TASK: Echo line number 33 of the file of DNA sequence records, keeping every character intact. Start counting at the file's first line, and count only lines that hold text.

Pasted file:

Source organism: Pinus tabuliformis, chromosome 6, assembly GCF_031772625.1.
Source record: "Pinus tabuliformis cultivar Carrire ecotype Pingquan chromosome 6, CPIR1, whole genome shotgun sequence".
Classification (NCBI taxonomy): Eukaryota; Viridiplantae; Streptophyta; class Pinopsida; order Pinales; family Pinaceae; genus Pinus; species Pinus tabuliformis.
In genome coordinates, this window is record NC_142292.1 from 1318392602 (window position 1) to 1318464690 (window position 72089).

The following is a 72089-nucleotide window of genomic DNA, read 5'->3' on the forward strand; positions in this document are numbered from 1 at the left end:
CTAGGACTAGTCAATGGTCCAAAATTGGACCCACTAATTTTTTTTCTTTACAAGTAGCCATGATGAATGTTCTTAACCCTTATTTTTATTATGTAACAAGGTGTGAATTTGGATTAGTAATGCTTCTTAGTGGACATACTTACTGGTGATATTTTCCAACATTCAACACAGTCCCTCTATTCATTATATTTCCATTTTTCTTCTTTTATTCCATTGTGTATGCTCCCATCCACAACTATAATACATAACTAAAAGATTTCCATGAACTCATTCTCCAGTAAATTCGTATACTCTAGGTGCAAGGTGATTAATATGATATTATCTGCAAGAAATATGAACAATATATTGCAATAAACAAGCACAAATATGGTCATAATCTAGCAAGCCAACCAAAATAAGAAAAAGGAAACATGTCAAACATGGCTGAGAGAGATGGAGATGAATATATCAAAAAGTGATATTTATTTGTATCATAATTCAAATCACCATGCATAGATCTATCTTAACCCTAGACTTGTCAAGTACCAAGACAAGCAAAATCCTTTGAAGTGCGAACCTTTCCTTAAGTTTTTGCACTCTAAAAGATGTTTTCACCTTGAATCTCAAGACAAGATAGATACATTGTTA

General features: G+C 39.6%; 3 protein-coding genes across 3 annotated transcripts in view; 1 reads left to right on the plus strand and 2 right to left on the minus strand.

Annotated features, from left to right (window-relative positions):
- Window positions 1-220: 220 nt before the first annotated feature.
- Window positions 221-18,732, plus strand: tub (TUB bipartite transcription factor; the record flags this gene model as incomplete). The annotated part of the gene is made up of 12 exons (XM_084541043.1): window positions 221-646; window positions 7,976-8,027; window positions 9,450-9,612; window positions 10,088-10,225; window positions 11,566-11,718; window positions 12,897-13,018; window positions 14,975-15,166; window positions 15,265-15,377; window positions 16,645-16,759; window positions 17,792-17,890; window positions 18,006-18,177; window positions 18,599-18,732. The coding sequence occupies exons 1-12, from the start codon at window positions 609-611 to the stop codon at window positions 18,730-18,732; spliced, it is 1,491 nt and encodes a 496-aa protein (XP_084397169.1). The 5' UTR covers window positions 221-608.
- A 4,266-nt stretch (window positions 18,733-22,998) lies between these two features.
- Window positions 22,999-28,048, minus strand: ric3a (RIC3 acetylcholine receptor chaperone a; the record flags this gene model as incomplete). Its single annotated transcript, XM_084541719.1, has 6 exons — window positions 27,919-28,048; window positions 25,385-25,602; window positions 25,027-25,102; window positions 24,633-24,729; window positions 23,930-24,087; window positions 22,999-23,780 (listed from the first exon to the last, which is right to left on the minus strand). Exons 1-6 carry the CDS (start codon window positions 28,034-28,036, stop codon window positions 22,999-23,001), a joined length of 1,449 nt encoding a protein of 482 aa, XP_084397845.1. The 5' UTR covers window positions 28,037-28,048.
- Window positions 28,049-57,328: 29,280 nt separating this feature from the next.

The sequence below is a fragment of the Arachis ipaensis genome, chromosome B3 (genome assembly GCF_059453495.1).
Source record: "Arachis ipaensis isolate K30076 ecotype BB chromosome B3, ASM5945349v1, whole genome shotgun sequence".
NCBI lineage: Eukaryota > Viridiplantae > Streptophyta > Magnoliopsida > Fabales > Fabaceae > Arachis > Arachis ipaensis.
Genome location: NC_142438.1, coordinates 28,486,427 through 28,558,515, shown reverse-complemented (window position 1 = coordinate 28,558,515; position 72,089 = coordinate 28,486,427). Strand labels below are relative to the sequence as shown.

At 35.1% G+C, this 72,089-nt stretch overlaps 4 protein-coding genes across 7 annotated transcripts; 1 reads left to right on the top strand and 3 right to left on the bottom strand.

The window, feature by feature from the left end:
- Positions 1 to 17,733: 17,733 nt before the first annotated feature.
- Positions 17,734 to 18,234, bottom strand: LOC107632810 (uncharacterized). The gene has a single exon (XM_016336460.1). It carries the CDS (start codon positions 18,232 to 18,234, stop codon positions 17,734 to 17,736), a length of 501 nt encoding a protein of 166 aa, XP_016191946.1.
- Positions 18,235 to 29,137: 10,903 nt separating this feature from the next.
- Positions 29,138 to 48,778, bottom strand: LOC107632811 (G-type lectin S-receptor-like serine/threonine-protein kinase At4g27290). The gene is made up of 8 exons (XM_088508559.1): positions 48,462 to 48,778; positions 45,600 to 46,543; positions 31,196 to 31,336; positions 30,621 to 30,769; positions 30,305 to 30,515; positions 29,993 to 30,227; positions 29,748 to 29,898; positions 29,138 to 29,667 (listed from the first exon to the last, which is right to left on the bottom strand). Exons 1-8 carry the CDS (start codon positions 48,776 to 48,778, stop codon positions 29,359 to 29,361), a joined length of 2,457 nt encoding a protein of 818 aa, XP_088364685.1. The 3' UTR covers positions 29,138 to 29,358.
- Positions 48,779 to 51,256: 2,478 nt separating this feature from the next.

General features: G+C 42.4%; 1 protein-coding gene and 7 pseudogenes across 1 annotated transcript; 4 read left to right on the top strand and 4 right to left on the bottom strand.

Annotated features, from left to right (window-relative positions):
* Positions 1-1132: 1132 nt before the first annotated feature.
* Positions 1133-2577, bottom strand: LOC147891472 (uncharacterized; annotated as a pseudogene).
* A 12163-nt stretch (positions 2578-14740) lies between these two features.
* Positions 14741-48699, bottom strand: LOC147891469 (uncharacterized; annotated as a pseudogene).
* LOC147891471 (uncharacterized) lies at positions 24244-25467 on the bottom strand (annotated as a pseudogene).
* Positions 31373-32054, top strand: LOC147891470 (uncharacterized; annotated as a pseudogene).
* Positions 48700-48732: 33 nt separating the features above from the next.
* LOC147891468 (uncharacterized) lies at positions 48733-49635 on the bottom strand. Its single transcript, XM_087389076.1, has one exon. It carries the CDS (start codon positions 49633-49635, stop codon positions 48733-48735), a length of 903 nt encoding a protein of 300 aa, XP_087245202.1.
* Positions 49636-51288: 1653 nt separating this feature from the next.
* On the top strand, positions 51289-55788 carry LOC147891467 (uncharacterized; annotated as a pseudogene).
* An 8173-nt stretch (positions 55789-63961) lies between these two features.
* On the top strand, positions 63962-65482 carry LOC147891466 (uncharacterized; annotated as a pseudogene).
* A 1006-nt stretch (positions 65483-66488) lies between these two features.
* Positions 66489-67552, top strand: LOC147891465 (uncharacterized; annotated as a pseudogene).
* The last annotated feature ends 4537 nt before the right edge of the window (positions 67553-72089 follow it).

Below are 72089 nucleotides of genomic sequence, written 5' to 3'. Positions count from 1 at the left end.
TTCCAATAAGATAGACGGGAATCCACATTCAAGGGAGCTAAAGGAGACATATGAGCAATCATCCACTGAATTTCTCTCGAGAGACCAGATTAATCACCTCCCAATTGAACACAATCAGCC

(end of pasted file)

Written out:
* Positions 48700-48732: 33 nt separating the features above from the next.